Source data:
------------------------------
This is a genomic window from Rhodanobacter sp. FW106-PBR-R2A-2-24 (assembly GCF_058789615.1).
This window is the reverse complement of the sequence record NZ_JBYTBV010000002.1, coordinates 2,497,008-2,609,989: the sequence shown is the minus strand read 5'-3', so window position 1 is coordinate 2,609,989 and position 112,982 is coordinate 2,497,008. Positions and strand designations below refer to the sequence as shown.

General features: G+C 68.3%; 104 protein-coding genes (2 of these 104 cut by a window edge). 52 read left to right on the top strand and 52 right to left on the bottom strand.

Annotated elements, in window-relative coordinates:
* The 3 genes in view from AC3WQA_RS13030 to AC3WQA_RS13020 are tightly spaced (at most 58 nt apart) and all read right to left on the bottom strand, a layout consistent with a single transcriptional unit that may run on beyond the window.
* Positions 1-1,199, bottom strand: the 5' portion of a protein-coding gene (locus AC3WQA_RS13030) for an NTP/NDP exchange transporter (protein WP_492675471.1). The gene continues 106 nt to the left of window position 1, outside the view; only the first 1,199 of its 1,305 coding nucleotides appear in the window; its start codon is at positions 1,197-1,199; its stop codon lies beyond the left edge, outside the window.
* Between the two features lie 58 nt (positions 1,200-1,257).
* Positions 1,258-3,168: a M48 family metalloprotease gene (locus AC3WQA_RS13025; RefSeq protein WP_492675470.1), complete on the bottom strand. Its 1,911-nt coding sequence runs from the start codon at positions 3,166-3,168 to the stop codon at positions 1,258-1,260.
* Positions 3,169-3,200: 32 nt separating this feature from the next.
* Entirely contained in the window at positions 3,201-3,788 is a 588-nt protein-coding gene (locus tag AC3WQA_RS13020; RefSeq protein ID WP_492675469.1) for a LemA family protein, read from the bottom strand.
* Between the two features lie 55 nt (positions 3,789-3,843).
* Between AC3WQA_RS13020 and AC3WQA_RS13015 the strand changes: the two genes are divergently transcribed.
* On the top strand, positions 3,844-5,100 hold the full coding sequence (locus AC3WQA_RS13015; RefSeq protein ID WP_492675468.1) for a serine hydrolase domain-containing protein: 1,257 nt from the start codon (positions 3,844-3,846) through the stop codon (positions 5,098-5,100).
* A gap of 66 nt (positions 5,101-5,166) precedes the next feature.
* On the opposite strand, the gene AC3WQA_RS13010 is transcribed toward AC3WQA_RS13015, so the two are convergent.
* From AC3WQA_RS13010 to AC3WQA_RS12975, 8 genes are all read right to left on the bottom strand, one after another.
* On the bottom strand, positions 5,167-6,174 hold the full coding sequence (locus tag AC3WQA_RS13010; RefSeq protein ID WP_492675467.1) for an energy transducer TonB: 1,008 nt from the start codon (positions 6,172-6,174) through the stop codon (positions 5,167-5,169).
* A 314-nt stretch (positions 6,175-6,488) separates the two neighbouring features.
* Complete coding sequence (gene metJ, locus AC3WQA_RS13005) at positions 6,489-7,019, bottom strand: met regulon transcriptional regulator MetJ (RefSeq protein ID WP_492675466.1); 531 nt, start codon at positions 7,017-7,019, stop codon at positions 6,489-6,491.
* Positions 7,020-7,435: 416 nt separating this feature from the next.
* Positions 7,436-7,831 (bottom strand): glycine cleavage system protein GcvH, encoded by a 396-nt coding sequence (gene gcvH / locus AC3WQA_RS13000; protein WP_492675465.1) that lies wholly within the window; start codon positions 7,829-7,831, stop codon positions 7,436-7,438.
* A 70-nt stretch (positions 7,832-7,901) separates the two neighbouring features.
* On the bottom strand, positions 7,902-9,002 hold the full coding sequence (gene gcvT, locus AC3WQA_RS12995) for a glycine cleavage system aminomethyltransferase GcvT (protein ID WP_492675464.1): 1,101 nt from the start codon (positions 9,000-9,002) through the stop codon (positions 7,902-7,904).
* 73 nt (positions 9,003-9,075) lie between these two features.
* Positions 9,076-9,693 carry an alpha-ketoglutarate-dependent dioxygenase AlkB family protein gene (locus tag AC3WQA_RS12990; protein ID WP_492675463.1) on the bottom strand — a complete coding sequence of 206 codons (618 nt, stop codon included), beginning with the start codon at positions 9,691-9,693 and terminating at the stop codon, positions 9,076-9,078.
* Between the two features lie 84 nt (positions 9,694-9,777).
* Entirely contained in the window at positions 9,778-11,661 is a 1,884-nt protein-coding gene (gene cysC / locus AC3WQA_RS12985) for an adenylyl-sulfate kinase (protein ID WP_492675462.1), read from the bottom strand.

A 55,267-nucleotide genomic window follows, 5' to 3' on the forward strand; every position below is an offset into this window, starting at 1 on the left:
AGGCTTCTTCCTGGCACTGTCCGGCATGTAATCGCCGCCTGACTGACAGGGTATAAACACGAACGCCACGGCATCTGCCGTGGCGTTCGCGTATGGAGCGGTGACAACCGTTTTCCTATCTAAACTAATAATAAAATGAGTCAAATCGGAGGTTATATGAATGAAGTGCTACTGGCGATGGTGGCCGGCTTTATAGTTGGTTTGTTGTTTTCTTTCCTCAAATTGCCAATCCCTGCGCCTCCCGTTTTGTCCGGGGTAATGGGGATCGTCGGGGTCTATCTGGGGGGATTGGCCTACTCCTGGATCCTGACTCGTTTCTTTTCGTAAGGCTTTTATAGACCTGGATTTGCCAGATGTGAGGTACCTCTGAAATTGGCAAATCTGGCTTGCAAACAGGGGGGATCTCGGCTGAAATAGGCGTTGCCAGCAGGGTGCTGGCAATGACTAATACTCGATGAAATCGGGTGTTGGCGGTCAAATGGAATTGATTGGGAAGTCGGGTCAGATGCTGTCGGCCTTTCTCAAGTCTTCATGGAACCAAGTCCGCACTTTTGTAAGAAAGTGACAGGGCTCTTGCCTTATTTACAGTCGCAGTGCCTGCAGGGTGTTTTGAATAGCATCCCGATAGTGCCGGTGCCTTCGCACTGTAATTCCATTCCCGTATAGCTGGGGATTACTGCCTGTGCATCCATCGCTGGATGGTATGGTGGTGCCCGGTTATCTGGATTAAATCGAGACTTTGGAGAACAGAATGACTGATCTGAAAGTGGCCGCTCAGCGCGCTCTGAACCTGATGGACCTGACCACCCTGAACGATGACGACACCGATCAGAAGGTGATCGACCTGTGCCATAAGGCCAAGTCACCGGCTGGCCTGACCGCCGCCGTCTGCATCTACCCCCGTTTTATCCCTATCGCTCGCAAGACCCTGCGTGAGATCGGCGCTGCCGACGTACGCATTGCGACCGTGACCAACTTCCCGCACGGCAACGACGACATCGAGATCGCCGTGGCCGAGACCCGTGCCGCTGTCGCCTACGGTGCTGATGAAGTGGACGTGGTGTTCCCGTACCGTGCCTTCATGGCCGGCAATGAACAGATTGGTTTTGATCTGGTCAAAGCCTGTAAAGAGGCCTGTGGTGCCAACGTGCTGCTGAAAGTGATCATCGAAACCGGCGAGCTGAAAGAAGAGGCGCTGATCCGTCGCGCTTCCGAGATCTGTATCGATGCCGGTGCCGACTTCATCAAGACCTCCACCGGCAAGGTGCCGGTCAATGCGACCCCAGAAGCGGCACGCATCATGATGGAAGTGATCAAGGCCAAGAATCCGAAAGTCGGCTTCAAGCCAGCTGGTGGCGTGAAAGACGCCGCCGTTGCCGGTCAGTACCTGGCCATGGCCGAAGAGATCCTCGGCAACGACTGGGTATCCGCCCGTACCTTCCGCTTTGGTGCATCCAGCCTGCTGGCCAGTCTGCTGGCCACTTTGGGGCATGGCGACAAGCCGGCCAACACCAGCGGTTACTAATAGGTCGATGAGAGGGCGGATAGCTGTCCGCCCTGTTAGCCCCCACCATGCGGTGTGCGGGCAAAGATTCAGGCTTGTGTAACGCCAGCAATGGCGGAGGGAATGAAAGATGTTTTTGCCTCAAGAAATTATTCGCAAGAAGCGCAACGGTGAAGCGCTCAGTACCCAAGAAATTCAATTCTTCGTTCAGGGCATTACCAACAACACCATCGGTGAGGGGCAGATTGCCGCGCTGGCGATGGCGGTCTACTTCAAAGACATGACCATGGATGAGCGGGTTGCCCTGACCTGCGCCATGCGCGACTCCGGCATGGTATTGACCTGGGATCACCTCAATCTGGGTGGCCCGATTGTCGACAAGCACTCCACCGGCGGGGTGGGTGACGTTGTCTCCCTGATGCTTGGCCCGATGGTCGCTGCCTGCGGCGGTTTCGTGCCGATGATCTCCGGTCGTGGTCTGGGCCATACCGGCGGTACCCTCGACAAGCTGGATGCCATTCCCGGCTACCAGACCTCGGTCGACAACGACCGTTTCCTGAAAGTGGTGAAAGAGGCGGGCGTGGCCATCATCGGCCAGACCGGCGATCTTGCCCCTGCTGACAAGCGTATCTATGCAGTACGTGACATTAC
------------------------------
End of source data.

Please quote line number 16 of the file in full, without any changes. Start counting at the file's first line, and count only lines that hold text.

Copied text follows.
* From AC3WQA_RS13010 to AC3WQA_RS12975, 8 genes are all read right to left on the bottom strand, one after another.